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Irbil Attacks About Fanaticism, Wolfowitz Says

By Jim Garamone
American Forces Press Service

BAGHDAD, Iraq, Feb. 1, 2004 – The two suicide bombings in Irbil that news reports say killed 56 people and wounded 235, speak "volumes about what these extremists are all about," said Deputy Defense Secretary Paul Wolfowitz here today.

Wolfowitz is visiting Iraq to see how the rotation of forces is going. He said that suicide bombers attacked the headquarters of two Kurdish political parties. The terrorists attacked precisely at a time when people were gathered to celebrate one of the holiest days in the Muslim calendar the Eid al Adha.

The deputy secretary made his comments while touring an Iraqi police station. "(The extremists) are not about Islam, they're not about Muslims," Wolfowitz said. "They are about their own fanatical view of the world, and they will kill to try to advance it. But we are winning and they are losing."

Wolfowitz spent the day touring facilities and meeting with civilian and military leaders. He observed that he is encouraged by the first reports on how the handover is taking place among the military. He said the coalition is having a lot of intelligence successes, "some of it attributable to the documents that were found with Saddam Hussein, but I think more generally to a much greater degree of cooperation from Iraqis in the greater confidence they are having about their future."

He said that his visit to the Iraqi police station was in many ways "one of the most impressive visits." He said the motivation that Iraqi police leaders show is encouraging. The Iraqi police are working to become more professional. Roughly 2,000 police per month will be graduating from police academies, and there is an on-the-job training program under way to further their training when they reach the streets. Coalition police officials are working with the Iraqis to make sure the training goes well.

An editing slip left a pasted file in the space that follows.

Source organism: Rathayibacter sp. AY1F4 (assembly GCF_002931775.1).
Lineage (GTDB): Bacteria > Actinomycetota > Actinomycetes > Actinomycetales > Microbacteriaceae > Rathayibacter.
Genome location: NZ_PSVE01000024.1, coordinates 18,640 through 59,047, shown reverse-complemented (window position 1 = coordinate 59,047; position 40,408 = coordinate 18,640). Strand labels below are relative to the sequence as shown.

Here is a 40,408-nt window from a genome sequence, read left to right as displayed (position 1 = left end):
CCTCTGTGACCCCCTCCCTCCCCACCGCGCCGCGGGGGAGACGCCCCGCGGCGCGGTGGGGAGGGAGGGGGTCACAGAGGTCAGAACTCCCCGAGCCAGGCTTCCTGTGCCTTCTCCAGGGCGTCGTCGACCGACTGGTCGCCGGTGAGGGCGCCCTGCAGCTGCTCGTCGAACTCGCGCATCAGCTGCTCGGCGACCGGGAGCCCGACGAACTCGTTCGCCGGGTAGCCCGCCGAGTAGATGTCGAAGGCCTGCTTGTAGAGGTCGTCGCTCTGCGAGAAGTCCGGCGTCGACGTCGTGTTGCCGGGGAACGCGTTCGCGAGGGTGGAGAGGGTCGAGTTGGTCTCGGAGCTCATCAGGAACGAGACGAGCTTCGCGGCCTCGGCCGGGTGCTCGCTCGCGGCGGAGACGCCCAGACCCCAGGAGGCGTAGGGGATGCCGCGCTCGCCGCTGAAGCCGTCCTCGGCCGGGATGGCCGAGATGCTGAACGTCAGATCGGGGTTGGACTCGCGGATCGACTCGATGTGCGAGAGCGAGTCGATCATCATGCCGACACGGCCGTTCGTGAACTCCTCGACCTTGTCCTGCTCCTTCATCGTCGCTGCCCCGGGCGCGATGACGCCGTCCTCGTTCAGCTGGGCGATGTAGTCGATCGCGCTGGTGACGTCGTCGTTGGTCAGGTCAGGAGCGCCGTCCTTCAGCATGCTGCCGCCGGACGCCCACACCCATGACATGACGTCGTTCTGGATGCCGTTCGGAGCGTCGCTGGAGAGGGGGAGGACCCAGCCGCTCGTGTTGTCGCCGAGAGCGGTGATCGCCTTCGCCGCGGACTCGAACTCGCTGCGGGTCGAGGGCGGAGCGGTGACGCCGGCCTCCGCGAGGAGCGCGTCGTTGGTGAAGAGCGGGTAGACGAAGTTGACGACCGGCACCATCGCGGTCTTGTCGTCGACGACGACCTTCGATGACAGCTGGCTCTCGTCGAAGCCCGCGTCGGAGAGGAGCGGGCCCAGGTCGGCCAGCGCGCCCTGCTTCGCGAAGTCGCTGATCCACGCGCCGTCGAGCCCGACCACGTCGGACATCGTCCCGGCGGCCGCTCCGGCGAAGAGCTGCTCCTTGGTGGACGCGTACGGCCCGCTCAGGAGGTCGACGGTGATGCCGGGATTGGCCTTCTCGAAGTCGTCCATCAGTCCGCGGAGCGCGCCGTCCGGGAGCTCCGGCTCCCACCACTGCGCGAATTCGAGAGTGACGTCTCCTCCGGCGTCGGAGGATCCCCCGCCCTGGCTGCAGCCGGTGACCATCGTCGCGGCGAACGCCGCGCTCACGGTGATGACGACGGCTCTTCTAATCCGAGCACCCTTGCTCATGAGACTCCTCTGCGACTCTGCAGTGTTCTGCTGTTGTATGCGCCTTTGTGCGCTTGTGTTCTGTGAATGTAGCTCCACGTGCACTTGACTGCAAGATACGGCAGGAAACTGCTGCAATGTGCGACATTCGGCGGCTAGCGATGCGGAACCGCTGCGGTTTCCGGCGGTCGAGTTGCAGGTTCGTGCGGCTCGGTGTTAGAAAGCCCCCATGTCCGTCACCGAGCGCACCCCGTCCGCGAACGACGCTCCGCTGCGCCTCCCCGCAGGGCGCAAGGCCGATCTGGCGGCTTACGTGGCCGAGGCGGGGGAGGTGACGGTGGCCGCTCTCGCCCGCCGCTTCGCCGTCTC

And being a policeman in Iraq is dangerous. "We had a reminder of that up in Mosul yesterday, where a suicide bomber attacked a police station," Wolfowitz said. "It's what these criminals do.

"They are going to target success wherever they find it," he continued, "and they are going to try to intimidate Iraqis to go back into hiding."

The deputy secretary also met with a group of Iraqi women. "I must say on the whole it is encouraging to see the spirit of vigorous debate along lines that weren't entirely predictable," he said. "It reinforces my strong belief that the United States has a big stake in making sure that Iraqi women have equal rights in the society and play an equal role in shaping its future. Their voice is a voice of moderation and a voice of democracy.

Wolfowitz said that in a quick tour he has been impressed by the progress being made especially in security. "There is still a lot of work to be done," he said. "We had very encouraging reports on the role of the Iraqi Civil Defense Corps. And one of the things that I'm determined to do is to make sure that we are able to move the supplemental funding as quickly as possible into the equipping of the police force and the defense corps."

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Biographies:
Deputy Defense Secretary Paul Wolfowitz

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